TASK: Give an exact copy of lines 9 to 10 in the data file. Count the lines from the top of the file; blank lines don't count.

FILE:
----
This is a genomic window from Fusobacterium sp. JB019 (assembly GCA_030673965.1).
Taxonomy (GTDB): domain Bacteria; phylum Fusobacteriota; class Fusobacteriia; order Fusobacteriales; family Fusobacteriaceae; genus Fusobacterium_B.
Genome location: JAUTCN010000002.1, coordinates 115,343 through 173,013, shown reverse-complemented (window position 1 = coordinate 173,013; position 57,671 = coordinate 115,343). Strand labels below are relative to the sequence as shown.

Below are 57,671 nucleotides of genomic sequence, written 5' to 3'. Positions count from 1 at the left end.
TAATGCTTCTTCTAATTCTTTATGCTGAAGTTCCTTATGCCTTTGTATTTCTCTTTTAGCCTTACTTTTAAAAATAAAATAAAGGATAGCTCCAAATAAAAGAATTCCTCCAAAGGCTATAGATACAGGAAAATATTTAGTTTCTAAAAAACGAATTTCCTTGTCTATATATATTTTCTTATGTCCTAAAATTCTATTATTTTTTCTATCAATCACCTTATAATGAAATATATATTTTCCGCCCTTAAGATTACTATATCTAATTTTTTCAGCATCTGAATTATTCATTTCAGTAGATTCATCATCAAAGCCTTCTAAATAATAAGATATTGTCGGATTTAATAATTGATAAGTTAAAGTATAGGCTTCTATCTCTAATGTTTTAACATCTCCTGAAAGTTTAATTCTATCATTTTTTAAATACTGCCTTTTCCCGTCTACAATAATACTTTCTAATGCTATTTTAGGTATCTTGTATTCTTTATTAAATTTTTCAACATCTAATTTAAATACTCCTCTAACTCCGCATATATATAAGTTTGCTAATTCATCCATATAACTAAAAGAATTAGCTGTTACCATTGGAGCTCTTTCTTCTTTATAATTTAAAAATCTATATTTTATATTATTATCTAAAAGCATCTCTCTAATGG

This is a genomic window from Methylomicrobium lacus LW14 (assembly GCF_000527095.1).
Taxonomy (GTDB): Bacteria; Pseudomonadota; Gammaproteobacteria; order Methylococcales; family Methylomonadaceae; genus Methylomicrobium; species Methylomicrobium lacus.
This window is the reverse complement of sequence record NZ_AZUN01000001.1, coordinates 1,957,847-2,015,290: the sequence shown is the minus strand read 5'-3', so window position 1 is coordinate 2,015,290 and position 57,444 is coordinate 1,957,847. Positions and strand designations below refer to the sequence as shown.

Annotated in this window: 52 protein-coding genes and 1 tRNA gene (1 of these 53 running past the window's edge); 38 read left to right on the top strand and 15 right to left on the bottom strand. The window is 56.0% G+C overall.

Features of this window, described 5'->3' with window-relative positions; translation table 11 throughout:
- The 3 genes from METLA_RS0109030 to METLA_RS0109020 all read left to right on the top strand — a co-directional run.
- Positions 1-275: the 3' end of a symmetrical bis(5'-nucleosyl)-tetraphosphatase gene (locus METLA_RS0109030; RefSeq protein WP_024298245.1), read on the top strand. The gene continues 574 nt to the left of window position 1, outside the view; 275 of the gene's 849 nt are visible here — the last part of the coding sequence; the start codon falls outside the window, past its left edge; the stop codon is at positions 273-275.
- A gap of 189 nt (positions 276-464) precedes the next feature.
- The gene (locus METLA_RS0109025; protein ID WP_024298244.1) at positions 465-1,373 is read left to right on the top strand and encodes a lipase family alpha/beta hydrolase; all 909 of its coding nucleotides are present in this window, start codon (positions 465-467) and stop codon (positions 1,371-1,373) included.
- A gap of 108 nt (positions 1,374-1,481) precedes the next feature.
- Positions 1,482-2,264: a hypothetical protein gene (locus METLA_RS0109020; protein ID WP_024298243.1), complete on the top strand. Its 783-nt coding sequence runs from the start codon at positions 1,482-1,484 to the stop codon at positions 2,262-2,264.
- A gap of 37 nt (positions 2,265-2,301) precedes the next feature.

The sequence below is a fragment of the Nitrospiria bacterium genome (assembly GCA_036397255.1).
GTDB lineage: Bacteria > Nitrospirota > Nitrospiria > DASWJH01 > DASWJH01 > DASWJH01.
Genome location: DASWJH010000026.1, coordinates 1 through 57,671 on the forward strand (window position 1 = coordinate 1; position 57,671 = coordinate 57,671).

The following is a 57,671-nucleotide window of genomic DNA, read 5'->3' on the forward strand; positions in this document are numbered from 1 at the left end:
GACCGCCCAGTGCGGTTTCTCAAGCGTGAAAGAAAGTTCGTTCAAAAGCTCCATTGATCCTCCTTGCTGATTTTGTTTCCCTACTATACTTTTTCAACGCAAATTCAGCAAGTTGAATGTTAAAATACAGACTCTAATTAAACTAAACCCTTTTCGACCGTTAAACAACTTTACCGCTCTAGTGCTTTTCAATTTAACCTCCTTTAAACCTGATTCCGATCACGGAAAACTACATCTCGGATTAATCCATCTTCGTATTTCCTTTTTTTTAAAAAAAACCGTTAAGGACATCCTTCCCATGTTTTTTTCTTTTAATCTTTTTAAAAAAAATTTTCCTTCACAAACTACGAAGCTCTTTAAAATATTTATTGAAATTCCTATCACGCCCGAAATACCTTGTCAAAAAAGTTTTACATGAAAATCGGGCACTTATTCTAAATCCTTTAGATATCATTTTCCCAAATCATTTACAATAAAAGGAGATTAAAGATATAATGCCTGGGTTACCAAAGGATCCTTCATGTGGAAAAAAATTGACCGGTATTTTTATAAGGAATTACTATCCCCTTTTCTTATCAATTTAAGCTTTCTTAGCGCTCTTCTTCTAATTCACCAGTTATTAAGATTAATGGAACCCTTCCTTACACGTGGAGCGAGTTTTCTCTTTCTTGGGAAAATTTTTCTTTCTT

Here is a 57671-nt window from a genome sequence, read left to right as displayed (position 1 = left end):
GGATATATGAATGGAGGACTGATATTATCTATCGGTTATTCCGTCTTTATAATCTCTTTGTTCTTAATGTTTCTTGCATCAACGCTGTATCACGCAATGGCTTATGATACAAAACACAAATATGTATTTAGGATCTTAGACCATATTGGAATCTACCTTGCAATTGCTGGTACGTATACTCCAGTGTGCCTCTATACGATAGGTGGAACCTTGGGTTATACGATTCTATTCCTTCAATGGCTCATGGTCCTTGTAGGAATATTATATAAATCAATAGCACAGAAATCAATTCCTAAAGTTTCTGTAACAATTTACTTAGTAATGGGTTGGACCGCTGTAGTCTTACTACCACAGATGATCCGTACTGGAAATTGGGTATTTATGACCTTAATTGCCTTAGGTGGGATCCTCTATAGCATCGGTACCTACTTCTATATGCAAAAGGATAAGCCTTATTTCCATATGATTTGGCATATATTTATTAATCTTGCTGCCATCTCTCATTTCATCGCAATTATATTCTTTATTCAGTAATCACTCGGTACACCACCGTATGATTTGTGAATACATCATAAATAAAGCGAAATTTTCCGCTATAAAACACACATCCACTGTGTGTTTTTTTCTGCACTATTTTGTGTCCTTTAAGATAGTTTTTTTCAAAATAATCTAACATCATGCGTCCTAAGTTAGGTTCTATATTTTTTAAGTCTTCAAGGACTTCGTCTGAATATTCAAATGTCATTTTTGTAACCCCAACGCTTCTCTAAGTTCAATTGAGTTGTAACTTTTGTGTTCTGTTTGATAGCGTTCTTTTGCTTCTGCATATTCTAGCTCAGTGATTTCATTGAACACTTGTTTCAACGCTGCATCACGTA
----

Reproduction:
Annotated in this window: 52 protein-coding genes and 1 tRNA gene (1 of these 53 running past the window's edge); 38 read left to right on the top strand and 15 right to left on the bottom strand. The window is 56.0% G+C overall.

Features of this window, described 5'->3' with window-relative positions; translation table 11 throughout: